Keabetswe Lesholo, from Hammanskraal in north Gauteng, founded Tag-A-Sister in 2016. This organisation is focused on empowering women and young girls, especially those affected by teenage pregnancy and poverty-linked issues.
Lesholo herself was a teenage mother, and credits that experience with where she is today. “What was anticipated to be my biggest failure, has turned out to be my biggest success,” she says. “Not only did I give birth to adorable little beings, it was my rebirth … That has translated into me fully understanding that raising children is not just the responsibility of the immediate family, it does indeed take a village to raise a child.”
Enter Tag-A-Sister. “Our aim is to inspire and motivate [girls] to reclaim their dreams, remain in school and not give up,” Lesholo says. This is achieved through the Adopt-A-Sister mentorship programme, in which the girls are paired with people who are leaders in their fields. The mentors also pledge monthly donations for necessities such as dignity packs and stationery. To date, Tag-A-Sister has worked with 40 girls to help them achieve their dreams. Given the crucial role of education in social and economic development, Tag-A-Sister has also established a virtual tutoring programme for the mentees in grade 12 to assist them with their studies in English, maths and geography.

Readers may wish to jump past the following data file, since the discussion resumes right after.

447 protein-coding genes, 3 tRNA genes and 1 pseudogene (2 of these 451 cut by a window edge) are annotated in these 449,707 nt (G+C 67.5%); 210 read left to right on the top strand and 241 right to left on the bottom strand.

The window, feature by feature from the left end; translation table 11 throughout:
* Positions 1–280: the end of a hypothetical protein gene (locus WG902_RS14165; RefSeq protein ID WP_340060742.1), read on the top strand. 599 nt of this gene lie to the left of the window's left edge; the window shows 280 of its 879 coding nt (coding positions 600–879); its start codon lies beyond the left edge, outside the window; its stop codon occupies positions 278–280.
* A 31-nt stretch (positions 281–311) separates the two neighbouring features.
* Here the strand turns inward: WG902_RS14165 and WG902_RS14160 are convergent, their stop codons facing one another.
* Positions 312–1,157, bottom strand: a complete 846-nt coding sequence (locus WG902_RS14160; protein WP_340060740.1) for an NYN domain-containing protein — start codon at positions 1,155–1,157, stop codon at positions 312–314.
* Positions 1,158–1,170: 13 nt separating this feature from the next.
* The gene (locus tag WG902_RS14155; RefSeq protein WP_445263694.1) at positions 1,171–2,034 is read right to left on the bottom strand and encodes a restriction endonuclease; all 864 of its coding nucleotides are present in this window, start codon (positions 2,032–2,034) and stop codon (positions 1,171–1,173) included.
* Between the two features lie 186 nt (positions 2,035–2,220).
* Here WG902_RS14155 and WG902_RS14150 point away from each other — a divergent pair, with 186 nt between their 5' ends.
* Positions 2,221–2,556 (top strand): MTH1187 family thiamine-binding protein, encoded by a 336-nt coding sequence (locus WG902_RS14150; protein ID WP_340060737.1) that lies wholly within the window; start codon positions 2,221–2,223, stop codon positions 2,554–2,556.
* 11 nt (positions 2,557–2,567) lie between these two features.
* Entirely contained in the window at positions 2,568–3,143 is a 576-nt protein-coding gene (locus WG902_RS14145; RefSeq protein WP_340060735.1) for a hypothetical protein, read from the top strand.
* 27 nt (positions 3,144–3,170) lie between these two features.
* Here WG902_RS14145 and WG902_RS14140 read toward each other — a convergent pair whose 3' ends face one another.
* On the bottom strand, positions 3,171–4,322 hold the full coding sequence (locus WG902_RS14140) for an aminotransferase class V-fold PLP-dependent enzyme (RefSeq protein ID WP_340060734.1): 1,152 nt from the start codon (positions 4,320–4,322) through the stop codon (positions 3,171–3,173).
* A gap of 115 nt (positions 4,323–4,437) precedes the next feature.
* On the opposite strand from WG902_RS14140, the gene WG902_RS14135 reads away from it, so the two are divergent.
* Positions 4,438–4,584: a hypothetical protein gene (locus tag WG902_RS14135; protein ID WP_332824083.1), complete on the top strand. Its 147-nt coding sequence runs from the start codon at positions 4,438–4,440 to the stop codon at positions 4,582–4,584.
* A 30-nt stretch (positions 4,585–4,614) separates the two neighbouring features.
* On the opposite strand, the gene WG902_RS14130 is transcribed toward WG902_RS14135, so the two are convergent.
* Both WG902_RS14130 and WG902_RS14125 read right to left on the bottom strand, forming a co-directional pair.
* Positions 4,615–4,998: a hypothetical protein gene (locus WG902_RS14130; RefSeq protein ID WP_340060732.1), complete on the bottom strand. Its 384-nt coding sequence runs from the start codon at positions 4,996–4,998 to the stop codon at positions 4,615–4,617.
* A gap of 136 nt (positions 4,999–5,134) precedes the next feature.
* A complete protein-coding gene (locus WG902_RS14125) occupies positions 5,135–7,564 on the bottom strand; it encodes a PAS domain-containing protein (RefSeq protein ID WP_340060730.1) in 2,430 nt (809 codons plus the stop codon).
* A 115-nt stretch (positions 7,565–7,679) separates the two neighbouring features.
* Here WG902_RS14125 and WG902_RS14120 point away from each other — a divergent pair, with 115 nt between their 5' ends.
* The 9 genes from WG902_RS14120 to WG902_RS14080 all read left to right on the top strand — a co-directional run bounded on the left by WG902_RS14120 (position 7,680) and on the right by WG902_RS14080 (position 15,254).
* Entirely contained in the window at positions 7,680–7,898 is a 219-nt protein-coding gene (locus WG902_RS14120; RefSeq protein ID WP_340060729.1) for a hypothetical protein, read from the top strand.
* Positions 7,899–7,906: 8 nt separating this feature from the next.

In addition to her day job as a client support specialist at Sanlam, Lesholo is furthering her own education: she is completing a BCom in investment management and a higher certificate in financial planning. Lesholo is one of the top five finalists in the 2020 Accenture Rising Star Awards.